Published: November 17th 2009November 17th 2009
Once again, the day began with breakfast. Unfortunately, the choices aren’t great here, but meet the immediate need. After a short wait, we met our guide, Anat. Today, we began our exploring in the New City. We drove by the Prime Minister’s house which is very near to our hotel. We then drove through the government center where the Knesset, Supreme Court, and several government ministries are located. This was all on our way to Yad Vashem, the Holocaust Museum. It is difficult to express what the Holocaust was about and what it means to the Jewish people. But, to put it in perspective, this was a fairly recent example of genocide. . . the effort to exterminate a total group of people. Of some 11 million Jews in Europe during WWII, about 6 million of them were killed. This museum traces the history of this period from the beginning of the rise of Nazism through the end of the war. The museum was full of soldiers being given tours (and motivation!) and it goes without saying that it was very well done. One would have to have ice water in his veins to not be moved by this museum. Following Yad Vashem, we went to the Dung Gate and on to the Western Wall. We donned our yarmulkes and approached the wall, one of the holiest spots for Jews. This is so important to the Jews as it is the closest that one can come to the stone on the temple mount where Abraham was going to sacrifice Isaac. We then toured the underground excavations of the remainder of the Wall which is now located under an Arab neighborhood. So now all of the Western and Southern walls of the original temple area have been revealed.
Following this tour, we met Anat for lunch and again walked the Via Dolorosa this time in the correct direction. Once at the Church of the Holy Sepulchre we walked on through the Jewish Section of the city which is (as one would expect) very well done. We finished this part of our walking tour back at the Dung Gate where we had left the car.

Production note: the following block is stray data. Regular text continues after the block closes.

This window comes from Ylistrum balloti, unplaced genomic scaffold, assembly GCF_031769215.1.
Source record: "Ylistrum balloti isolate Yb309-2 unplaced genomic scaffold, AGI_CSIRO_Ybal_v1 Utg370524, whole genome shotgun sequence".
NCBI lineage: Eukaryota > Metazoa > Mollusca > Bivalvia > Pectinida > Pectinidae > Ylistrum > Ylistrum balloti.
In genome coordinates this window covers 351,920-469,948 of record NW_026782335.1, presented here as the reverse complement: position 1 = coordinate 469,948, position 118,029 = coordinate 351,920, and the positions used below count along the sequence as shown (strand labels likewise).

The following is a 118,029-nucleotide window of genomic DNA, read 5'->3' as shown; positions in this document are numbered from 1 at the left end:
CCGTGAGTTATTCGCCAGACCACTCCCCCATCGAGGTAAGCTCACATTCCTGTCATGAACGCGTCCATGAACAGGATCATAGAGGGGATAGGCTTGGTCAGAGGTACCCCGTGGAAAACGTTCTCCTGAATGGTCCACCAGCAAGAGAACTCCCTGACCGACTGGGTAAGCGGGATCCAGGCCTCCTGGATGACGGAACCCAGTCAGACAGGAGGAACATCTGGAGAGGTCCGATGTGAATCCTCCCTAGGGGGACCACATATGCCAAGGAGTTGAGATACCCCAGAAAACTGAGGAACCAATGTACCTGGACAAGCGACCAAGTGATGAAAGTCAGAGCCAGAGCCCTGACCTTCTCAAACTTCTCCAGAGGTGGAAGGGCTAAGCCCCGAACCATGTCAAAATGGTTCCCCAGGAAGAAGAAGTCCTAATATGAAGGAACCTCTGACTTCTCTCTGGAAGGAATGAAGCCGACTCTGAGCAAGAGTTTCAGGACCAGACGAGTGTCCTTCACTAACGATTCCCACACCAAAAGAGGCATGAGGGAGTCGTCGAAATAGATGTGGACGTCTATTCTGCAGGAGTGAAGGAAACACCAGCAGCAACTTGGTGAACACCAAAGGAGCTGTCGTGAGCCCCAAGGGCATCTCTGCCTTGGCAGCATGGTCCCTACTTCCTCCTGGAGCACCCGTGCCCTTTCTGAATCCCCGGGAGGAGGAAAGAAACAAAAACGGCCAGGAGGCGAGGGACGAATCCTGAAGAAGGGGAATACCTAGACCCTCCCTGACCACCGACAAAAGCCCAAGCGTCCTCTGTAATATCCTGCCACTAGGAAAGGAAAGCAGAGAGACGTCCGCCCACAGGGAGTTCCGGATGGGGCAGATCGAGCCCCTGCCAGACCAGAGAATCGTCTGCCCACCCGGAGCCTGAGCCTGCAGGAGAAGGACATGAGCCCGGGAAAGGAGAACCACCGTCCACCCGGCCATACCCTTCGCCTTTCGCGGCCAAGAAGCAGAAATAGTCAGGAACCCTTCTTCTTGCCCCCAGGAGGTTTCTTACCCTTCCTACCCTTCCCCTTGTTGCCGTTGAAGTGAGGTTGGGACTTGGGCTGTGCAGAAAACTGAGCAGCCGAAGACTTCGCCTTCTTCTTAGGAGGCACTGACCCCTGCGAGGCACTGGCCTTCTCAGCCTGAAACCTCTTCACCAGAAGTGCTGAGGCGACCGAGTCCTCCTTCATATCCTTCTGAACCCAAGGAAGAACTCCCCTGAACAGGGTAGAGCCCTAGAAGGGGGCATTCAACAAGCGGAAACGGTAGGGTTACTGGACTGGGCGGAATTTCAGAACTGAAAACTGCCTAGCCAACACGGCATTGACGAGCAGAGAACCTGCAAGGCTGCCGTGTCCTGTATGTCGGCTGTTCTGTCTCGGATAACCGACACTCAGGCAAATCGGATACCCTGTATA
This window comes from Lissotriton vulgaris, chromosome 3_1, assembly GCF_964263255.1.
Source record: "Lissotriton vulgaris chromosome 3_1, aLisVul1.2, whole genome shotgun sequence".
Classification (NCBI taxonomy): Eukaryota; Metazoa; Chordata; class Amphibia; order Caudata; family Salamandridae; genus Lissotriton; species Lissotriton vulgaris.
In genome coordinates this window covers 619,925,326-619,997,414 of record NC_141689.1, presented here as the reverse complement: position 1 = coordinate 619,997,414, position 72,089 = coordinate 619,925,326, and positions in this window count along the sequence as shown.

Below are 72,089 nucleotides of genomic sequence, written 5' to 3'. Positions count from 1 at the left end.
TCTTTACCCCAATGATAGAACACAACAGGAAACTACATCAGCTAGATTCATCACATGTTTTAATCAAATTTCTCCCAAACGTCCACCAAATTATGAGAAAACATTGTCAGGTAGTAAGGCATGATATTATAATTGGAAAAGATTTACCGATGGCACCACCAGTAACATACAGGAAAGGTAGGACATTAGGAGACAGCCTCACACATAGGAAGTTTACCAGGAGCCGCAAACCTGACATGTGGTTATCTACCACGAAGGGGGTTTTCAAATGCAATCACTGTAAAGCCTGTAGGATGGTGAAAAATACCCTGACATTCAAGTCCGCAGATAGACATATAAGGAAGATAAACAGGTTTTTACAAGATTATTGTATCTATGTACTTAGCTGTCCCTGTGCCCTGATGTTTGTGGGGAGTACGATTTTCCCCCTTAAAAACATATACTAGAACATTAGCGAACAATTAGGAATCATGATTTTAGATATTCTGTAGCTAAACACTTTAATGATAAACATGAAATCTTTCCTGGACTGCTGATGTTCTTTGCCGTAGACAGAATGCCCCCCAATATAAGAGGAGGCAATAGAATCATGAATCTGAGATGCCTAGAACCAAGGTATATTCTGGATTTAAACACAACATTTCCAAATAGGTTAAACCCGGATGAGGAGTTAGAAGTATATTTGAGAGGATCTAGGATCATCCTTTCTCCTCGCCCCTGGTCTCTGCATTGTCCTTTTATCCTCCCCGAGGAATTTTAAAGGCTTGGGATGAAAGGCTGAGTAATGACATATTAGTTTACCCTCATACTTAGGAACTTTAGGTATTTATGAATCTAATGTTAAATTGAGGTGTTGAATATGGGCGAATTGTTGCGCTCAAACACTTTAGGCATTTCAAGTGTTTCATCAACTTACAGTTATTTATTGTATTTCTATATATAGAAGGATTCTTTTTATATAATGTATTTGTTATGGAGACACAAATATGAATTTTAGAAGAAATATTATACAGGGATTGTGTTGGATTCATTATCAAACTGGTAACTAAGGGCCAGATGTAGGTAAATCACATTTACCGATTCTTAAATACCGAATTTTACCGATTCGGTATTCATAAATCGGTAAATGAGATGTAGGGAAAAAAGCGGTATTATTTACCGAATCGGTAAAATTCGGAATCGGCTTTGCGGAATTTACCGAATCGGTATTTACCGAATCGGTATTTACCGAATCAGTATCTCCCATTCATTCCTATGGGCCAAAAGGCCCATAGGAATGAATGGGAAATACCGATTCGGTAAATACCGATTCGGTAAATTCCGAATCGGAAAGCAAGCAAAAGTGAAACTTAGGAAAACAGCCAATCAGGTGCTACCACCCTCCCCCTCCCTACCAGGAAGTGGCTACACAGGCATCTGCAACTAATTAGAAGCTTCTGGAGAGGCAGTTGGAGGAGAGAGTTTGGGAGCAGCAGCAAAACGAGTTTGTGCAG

Our final touring with Anat was to the Mount of Olives (from which there is a magnificent view of the Old City from the east), and the Church of Gethsemane which is supposedly located where the Garden of Gethsemane was located in Christ’s time. This is now a very nice church surrounded by olive trees. Near the bottom of the Mount of Olives is a very large, and old, Jewish cemetery. Most of the stones were desecrated when this area was under the control of the Jordanians. In fact, many gravestones were taken and used for construction on Arab buildings. This is another example of the lack of respect shown by one of the groups here toward another. The extreme dislike, and distrust, between peoples in this area is grounded in decades, if not centuries, of these insults.
Anat dropped us off at the hotel and said goodbye. She had done a good job with us and we were both pleased and sorry to see her go. After “freshening up” a bit, we again went out for dinner, checking e-mails, and having a latte. An observant reader will note a bit of a pattern here! Though I resist, Stephen insists on having lattes most every day. . .he’s very persuasive. Tomorrow, we’ll leave Jerusalem to check out Masada and the Dead Sea.